What parents need to know
Parents Need to Know
Parents need to know that this mercifully short-lived series puts an emphasis on violence and sexuality, making it unfit for kids. The lack of story line, plot, and interesting characters makes it unfit for anyone else. Normal teenage emotions such as jealousy or excitement are handled with violent consequences, creating a questionable combination that can be confusing to young audiences. The parents who are actually present in the show have a Stepford mentality, blindly allowing their kids to make big decisions with little engagement or dialogue. There is rampant teenage infidelity, one-night stands, underage drinking, graphic deaths, and promiscuous tendencies.
What's the story?
In POINT PLEASANT, the daughter of the devil washes ashore in a New Jersey coastal town. With her presence comes a series of bizarre incidents, each less interesting and more disturbing than the next. Christina (Elisabeth Harnios) is unaware of her past or of the power she has over the emotions and hidden desires of those around her. Christina's emotions are transferred into literal connotations and are considered part of her "evil." For example, when she takes a liking to Jesse (Samuel Page), the lifeguard who discovered her as she washed up, her raging jealousy of Jesse's girlfriend, Paula (Cameron Richardson), nearly kills the couple in an explosive car fire.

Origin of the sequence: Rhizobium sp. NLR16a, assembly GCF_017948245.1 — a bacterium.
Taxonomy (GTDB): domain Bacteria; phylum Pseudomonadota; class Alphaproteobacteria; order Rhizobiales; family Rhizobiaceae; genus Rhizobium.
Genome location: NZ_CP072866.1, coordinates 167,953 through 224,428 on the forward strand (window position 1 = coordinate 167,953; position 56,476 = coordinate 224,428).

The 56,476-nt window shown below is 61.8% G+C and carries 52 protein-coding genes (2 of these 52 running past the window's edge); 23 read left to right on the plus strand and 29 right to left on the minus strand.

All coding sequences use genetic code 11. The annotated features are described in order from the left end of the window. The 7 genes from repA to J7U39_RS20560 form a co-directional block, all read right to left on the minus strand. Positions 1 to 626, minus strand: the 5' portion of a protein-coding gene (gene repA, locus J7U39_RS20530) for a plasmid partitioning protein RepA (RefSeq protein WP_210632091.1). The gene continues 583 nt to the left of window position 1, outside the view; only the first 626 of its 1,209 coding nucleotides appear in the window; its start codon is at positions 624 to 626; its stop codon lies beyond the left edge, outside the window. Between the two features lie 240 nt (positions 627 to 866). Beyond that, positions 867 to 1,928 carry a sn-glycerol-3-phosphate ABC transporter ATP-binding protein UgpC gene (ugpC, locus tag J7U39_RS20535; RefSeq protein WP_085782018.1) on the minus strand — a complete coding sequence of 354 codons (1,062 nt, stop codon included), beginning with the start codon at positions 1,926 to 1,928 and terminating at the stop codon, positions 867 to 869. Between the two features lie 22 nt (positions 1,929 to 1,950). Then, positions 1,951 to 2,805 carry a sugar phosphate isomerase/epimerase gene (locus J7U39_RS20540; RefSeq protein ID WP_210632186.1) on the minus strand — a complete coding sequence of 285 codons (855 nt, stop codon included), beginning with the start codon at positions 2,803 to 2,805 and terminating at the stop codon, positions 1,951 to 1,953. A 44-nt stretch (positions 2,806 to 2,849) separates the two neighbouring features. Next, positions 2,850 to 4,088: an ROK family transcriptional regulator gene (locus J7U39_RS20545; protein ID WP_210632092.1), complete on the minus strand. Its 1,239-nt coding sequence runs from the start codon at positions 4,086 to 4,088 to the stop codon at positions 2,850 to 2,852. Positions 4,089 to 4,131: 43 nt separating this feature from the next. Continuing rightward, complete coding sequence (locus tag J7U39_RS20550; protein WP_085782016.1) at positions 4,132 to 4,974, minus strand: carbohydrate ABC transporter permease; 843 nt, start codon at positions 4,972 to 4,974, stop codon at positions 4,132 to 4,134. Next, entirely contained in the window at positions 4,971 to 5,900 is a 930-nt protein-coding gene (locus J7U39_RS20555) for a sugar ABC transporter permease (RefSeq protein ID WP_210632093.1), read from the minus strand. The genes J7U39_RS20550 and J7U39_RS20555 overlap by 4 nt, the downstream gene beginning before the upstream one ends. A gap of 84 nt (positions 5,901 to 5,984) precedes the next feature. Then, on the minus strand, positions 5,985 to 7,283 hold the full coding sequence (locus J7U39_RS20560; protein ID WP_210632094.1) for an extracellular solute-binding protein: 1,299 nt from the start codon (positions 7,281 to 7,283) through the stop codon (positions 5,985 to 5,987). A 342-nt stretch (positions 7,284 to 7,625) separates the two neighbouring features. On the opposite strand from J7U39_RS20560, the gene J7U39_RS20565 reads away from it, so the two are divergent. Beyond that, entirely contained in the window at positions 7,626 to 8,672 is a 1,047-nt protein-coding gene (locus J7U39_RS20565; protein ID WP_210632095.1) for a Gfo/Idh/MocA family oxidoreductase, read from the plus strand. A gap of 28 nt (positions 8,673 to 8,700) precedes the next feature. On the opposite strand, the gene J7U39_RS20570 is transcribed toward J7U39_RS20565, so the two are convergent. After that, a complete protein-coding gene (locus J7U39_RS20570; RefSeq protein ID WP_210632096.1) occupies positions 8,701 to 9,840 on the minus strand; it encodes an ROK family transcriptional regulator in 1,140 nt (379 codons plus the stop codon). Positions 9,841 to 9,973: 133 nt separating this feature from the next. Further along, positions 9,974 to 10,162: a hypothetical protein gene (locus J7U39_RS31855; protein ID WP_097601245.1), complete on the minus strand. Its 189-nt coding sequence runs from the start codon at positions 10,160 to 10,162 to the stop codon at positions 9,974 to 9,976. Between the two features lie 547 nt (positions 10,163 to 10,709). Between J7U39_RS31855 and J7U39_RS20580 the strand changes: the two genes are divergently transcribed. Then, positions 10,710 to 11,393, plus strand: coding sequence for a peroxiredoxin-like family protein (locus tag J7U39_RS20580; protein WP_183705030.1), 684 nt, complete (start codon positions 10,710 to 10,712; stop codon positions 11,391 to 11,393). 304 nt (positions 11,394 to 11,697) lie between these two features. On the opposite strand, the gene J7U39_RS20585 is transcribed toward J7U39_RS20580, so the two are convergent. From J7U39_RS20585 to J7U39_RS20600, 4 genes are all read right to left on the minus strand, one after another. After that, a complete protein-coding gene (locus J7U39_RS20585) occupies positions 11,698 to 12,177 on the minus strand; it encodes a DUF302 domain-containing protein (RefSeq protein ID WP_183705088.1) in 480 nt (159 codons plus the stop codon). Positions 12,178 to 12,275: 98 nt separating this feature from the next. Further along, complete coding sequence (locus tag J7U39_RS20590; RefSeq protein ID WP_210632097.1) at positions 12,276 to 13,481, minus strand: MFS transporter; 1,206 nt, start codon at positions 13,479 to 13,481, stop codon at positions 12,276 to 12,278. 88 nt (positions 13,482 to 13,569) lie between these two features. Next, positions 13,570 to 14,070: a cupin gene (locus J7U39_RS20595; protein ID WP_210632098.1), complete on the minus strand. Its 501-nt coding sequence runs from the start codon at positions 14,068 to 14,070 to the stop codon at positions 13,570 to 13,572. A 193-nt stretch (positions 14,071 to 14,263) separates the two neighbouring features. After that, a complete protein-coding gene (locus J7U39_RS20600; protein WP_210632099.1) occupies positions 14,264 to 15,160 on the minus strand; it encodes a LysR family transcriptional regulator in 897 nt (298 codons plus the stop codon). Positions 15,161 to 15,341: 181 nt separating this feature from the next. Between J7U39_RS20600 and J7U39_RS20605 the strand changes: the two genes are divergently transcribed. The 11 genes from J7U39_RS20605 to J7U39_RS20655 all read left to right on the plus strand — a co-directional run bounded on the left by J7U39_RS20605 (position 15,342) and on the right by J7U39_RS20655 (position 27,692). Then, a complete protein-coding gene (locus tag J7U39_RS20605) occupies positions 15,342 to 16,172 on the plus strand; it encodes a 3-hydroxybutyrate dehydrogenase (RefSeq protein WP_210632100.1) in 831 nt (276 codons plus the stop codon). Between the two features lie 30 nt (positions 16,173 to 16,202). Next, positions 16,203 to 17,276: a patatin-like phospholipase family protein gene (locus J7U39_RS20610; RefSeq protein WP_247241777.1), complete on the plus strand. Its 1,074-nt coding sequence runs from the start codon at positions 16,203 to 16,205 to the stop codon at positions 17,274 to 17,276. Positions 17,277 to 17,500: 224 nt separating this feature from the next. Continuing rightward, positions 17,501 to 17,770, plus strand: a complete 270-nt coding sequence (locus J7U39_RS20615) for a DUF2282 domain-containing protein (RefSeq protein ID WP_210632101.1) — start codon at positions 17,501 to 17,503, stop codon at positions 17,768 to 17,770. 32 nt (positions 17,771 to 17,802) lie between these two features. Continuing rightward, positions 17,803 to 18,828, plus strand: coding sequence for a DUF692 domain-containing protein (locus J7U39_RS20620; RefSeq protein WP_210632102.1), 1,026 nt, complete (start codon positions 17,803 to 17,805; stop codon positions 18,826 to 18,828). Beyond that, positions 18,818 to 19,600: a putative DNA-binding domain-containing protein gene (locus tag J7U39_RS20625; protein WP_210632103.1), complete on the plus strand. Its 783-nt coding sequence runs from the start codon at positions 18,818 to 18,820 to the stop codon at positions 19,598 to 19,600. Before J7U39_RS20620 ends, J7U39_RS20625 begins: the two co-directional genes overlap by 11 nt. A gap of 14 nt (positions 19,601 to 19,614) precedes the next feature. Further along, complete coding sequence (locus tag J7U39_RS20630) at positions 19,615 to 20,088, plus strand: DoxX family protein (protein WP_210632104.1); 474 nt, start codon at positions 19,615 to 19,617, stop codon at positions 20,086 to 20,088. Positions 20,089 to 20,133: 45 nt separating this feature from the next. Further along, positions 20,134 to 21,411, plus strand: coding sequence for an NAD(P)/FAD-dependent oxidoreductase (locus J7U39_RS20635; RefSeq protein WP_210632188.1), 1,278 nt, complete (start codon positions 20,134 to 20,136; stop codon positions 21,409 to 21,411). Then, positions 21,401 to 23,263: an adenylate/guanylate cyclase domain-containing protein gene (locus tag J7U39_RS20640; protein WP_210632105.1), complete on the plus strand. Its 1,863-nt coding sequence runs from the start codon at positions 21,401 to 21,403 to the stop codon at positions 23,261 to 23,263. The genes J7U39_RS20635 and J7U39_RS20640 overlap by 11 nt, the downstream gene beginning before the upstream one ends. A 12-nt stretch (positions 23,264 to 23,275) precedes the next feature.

Is it any good?
The young women in Point Pleasant are portrayed as almost animalistic, unable to control natural emotions and sort out teenage insecurities. What seem like average teen problems -- abandonment, envy, distrust, love -- are all over-dramatized because a "devil" has moved in to town.
Teens will likely prove to be too smart for the ridiculous plot line and lack of character that Point Pleasant captures. It's a campy, obvious, and desperate attempt to reincarnate shows like Buffy the Vampire Slayer or The OC, and an unsuccessful one at that. Fortunately for parents, there aren't even enough dramatic elements to grip teens into yet another soap.
Families can talk about...
Families can talk about what situations in the series their teens feel they can relate to. The program can also be used as a springboard into a discussion about one-night stands, infidelity, and jealous behaviors. Are these teens at all realistic? Do they look and act like anyone you know?